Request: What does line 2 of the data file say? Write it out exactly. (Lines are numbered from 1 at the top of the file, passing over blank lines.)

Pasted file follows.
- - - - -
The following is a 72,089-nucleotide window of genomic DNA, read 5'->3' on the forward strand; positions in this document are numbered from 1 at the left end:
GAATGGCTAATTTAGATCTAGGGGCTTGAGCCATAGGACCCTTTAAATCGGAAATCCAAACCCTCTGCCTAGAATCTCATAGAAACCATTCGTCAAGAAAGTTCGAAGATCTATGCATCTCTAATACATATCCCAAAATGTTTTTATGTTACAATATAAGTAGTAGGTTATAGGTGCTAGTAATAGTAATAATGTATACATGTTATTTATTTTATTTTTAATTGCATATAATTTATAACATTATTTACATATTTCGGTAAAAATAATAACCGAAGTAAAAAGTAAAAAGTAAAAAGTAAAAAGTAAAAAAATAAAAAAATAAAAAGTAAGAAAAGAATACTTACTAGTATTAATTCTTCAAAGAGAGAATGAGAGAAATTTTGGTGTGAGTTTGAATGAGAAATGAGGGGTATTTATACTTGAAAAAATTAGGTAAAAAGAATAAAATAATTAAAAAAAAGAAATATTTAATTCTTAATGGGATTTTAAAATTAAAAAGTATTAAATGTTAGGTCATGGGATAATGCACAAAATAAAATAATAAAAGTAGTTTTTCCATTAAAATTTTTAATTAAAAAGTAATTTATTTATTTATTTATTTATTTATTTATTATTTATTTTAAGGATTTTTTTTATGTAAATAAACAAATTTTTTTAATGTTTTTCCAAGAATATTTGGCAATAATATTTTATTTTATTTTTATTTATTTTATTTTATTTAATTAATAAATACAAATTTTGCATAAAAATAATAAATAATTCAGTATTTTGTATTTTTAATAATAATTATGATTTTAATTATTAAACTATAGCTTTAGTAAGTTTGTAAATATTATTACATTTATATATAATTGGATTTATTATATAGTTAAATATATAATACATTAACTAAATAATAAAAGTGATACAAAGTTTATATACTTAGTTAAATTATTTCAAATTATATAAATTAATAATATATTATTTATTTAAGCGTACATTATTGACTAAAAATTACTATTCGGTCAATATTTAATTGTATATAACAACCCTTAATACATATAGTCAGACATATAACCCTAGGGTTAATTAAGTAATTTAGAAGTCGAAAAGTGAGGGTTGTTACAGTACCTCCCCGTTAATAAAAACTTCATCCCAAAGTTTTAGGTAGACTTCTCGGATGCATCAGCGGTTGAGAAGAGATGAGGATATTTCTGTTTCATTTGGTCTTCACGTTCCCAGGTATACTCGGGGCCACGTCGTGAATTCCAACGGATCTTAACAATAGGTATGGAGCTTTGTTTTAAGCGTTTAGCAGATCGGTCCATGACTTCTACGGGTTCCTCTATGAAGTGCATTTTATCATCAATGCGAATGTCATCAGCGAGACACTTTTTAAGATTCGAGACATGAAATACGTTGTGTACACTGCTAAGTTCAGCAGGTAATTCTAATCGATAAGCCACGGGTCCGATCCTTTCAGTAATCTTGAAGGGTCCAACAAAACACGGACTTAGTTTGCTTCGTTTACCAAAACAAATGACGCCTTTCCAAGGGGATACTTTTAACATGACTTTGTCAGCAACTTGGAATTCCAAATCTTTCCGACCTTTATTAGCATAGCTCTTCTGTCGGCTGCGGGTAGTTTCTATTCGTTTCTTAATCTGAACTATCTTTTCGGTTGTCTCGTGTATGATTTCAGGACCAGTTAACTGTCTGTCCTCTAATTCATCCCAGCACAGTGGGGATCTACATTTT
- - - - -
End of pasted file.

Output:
GAATGGCTAATTTAGATCTAGGGGCTTGAGCCATAGGACCCTTTAAATCGGAAATCCAAACCCTCTGCCTAGAATCTCATAGAAACCATTCGTCAAGAAAGTTCGAAGATCTATGCATCTCTAATACATATCCCAAAATGTTTTTATGTTACAATATAAGTAGTAGGTTATAGGTGCTAGTAATAGTAATAATGTATACATGTTATTTATTTTATTTTTAATTGCATATAATTTATAACATTATTTACATATTTCGGTAAAAATAATAACCGAAGTAAAAAGTAAAAAGTAAAAAGTAAAAAGTAAAAAAATAAAAAAATAAAAAGTAAGAAAAGAATACTTACTAGTATTAATTCTTCAAAGAGAGAATGAGAGAAATTTTGGTGTGAGTTTGAATGAGAAATGAGGGGTATTTATACTTGAAAAAATTAGGTAAAAAGAATAAAATAATTAAAAAAAAGAAATATTTAATTCTTAATGGGATTTTAAAATTAAAAAGTATTAAATGTTAGGTCATGGGATAATGCACAAAATAAAATAATAAAAGTAGTTTTTCCATTAAAATTTTTAATTAAAAAGTAATTTATTTATTTATTTATTTATTTATTTATTATTTATTTTAAGGATTTTTTTTATGTAAATAAACAAATTTTTTTAATGTTTTTCCAAGAATATTTGGCAATAATATTTTATTTTATTTTTATTTATTTTATTTTATTTAATTAATAAATACAAATTTTGCATAAAAATAATAAATAATTCAGTATTTTGTATTTTTAATAATAATTATGATTTTAATTATTAAACTATAGCTTTAGTAAGTTTGTAAATATTATTACATTTATATATAATTGGATTTATTATATAGTTAAATATATAATACATTAACTAAATAATAAAAGTGATACAAAGTTTATATACTTAGTTAAATTATTTCAAATTATATAAATTAATAATATATTATTTATTTAAGCGTACATTATTGACTAAAAATTACTATTCGGTCAATATTTAATTGTATATAACAACCCTTAATACATATAGTCAGACATATAACCCTAGGGTTAATTAAGTAATTTAGAAGTCGAAAAGTGAGGGTTGTTACAGTACCTCCCCGTTAATAAAAACTTCATCCCAAAGTTTTAGGTAGACTTCTCGGATGCATCAGCGGTTGAGAAGAGATGAGGATATTTCTGTTTCATTTGGTCTTCACGTTCCCAGGTATACTCGGGGCCACGTCGTGAATTCCAACGGATCTTAACAATAGGTATGGAGCTTTGTTTTAAGCGTTTAGCAGATCGGTCCATGACTTCTACGGGTTCCTCTATGAAGTGCATTTTATCATCAATGCGAATGTCATCAGCGAGACACTTTTTAAGATTCGAGACATGAAATACGTTGTGTACACTGCTAAGTTCAGCAGGTAATTCTAATCGATAAGCCACGGGTCCGATCCTTTCAGTAATCTTGAAGGGTCCAACAAAACACGGACTTAGTTTGCTTCGTTTACCAAAACAAATGACGCCTTTCCAAGGGGATACTTTTAACATGACTTTGTCAGCAACTTGGAATTCCAAATCTTTCCGACCTTTATTAGCATAGCTCTTCTGTCGGCTGCGGGTAGTTTCTATTCGTTTCTTAATCTGAACTATCTTTTCGGTTGTCTCGTGTATGATTTCAGGACCAGTTAACTGTCTGTCCTCTAATTCATCCCAGCACAGTGGGGATCTACATTTT